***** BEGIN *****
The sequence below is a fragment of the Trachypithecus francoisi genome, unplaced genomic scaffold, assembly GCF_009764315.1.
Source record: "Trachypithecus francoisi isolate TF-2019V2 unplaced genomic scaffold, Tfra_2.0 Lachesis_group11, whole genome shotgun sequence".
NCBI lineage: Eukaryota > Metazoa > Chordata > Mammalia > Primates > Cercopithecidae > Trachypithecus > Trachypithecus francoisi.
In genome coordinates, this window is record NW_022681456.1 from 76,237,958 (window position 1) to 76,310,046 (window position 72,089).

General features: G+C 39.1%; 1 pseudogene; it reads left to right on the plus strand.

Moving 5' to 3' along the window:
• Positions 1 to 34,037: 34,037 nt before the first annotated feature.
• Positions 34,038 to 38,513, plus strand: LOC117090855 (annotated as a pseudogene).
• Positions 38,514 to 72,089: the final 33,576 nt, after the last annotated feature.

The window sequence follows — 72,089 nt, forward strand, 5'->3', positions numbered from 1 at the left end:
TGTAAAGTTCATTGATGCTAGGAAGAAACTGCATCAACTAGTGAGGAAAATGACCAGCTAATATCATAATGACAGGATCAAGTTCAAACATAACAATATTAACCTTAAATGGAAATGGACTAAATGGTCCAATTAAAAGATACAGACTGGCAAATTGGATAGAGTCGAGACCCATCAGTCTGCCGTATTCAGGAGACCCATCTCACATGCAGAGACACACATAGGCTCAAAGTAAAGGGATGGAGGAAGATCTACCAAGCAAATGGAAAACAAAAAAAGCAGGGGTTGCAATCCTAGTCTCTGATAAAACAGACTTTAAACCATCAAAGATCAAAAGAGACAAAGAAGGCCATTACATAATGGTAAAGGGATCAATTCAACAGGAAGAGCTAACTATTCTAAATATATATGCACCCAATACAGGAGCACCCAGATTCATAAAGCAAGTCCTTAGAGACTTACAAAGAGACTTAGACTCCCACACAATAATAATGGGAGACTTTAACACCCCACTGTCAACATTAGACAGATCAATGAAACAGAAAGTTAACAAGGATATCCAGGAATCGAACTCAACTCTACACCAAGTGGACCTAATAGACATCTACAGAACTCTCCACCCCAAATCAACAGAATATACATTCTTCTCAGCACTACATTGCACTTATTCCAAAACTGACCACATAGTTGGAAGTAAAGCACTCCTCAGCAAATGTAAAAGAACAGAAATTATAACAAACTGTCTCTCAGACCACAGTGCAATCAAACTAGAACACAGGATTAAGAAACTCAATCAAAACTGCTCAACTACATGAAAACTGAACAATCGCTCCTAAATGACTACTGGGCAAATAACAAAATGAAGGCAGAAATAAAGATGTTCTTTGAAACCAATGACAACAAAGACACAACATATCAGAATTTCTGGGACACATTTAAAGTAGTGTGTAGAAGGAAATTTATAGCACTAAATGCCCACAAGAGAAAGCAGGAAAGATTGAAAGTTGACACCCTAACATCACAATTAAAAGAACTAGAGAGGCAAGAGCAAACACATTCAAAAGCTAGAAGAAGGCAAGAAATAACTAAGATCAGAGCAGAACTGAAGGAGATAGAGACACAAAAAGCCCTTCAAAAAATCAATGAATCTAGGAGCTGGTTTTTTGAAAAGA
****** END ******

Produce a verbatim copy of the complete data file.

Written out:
The sequence below is a fragment of the Trachypithecus francoisi genome, unplaced genomic scaffold, assembly GCF_009764315.1.
Source record: "Trachypithecus francoisi isolate TF-2019V2 unplaced genomic scaffold, Tfra_2.0 Lachesis_group11, whole genome shotgun sequence".
NCBI lineage: Eukaryota > Metazoa > Chordata > Mammalia > Primates > Cercopithecidae > Trachypithecus > Trachypithecus francoisi.
In genome coordinates, this window is record NW_022681456.1 from 76,237,958 (window position 1) to 76,310,046 (window position 72,089).

General features: G+C 39.1%; 1 pseudogene; it reads left to right on the plus strand.

Moving 5' to 3' along the window:
• Positions 1 to 34,037: 34,037 nt before the first annotated feature.
• Positions 34,038 to 38,513, plus strand: LOC117090855 (annotated as a pseudogene).
• Positions 38,514 to 72,089: the final 33,576 nt, after the last annotated feature.

The window sequence follows — 72,089 nt, forward strand, 5'->3', positions numbered from 1 at the left end:
TGTAAAGTTCATTGATGCTAGGAAGAAACTGCATCAACTAGTGAGGAAAATGACCAGCTAATATCATAATGACAGGATCAAGTTCAAACATAACAATATTAACCTTAAATGGAAATGGACTAAATGGTCCAATTAAAAGATACAGACTGGCAAATTGGATAGAGTCGAGACCCATCAGTCTGCCGTATTCAGGAGACCCATCTCACATGCAGAGACACACATAGGCTCAAAGTAAAGGGATGGAGGAAGATCTACCAAGCAAATGGAAAACAAAAAAAGCAGGGGTTGCAATCCTAGTCTCTGATAAAACAGACTTTAAACCATCAAAGATCAAAAGAGACAAAGAAGGCCATTACATAATGGTAAAGGGATCAATTCAACAGGAAGAGCTAACTATTCTAAATATATATGCACCCAATACAGGAGCACCCAGATTCATAAAGCAAGTCCTTAGAGACTTACAAAGAGACTTAGACTCCCACACAATAATAATGGGAGACTTTAACACCCCACTGTCAACATTAGACAGATCAATGAAACAGAAAGTTAACAAGGATATCCAGGAATCGAACTCAACTCTACACCAAGTGGACCTAATAGACATCTACAGAACTCTCCACCCCAAATCAACAGAATATACATTCTTCTCAGCACTACATTGCACTTATTCCAAAACTGACCACATAGTTGGAAGTAAAGCACTCCTCAGCAAATGTAAAAGAACAGAAATTATAACAAACTGTCTCTCAGACCACAGTGCAATCAAACTAGAACACAGGATTAAGAAACTCAATCAAAACTGCTCAACTACATGAAAACTGAACAATCGCTCCTAAATGACTACTGGGCAAATAACAAAATGAAGGCAGAAATAAAGATGTTCTTTGAAACCAATGACAACAAAGACACAACATATCAGAATTTCTGGGACACATTTAAAGTAGTGTGTAGAAGGAAATTTATAGCACTAAATGCCCACAAGAGAAAGCAGGAAAGATTGAAAGTTGACACCCTAACATCACAATTAAAAGAACTAGAGAGGCAAGAGCAAACACATTCAAAAGCTAGAAGAAGGCAAGAAATAACTAAGATCAGAGCAGAACTGAAGGAGATAGAGACACAAAAAGCCCTTCAAAAAATCAATGAATCTAGGAGCTGGTTTTTTGAAAAGA